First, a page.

ALTUS, Okla. (TNN) - How much things like insurance, transportation and groceries truly cost was at the center of a ‘Reality Check’ for Altus High School freshman Wednesday.
Each student was randomly assigned a job, a salary and a family. They then had to go around to different booths where they would buy childcare, furniture, clothing and pretty much anything else you need once you’re an adult. The goal was to teach kids how expensive things can be and how important it is to budget.
"I'm married with two dependents so that was over $500 a month for me for groceries. It was crazy,” said Altus freshman Wyatt Jensen.
Wednesday, Jensen left his education behind to become a game warden with a wife and two kids.
"It’s already getting down pretty tight, so we’ll see. I haven’t even bought a house yet,” Jensen said.
Each student was responsible for making their own decisions on where to save money. Some decided to get a cheaper car or to skimp on things like entertainment and clothing. Others decided they just didn’t need things like insurance.
"These will give these kids the experience of knowing how much things cost and a real-life situation where they can see how much money they can possibly make and how far that will go when they’re having to buy things,” said Altus High School teacher Kayla Bull.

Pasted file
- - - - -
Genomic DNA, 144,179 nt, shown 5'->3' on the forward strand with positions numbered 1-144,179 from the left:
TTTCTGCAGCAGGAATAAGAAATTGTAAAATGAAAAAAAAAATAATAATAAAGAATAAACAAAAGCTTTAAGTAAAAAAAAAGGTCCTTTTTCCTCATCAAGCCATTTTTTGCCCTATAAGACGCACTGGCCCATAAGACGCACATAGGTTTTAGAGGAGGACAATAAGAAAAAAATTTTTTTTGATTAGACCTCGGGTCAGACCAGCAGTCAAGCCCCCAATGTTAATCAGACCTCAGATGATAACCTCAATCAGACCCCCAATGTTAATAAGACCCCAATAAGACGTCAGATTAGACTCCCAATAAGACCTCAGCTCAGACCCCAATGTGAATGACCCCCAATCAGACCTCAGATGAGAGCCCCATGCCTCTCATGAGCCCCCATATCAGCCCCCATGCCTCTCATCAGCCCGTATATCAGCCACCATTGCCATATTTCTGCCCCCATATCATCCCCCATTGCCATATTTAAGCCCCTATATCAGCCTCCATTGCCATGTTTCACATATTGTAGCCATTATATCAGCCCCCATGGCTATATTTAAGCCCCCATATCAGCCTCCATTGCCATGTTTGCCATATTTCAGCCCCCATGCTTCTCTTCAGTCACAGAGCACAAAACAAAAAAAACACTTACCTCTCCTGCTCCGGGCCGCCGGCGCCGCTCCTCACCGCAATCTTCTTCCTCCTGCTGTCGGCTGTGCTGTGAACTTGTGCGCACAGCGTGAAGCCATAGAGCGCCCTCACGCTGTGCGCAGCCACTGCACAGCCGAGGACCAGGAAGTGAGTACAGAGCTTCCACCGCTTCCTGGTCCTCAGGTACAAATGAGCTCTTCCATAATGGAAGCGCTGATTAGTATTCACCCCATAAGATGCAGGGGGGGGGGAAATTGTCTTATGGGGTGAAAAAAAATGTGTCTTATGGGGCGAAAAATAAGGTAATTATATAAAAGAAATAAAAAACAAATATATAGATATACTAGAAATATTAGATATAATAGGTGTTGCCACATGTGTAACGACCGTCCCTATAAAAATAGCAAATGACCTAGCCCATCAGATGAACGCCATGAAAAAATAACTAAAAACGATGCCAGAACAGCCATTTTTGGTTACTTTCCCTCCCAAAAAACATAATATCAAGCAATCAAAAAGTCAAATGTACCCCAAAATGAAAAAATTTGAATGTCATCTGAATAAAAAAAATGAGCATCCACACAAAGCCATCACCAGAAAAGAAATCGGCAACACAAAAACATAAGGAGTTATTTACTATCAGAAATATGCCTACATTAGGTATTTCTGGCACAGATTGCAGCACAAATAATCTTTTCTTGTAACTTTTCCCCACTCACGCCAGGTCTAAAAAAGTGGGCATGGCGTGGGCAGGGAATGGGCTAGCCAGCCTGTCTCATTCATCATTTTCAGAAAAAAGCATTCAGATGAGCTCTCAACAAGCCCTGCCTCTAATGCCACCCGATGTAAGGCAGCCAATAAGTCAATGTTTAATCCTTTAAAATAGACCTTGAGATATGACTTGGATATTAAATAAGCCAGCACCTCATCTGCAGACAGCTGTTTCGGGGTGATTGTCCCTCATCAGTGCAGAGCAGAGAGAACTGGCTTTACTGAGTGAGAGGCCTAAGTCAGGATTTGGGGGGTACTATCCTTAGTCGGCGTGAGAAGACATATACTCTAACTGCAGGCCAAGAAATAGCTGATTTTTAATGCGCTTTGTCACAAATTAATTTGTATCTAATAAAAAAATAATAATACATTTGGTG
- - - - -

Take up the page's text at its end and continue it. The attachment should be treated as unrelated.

Each booth was manned by volunteers from the Altus community who actually work the jobs they were there talking to students about.
"Everybody we asked said yes, the community is excited about it. We want to make sure the Altus community knows how thankful we are that they stepped up to support us in this experience,” Bull said.
Roughly 80 volunteers showed up to help these young people prepare for the decisions they’ll have to make for real in just a few short years.
"At the community college, we deal with students who aren’t a lot older than this. I think there’s a lot of them that get to a point in their life, 18, 19 sometimes even 20 years old that they need a reality check. This is so great that Altus is doing this, I’m so thankful for all the volunteers that are doing this. I wish all the surrounding schools in our community would do something like this, it’s great for the students,” said Chad Wiginton, Western Oklahoma State College President and volunteer at the event.
The plan is to hold this event for freshmen every year.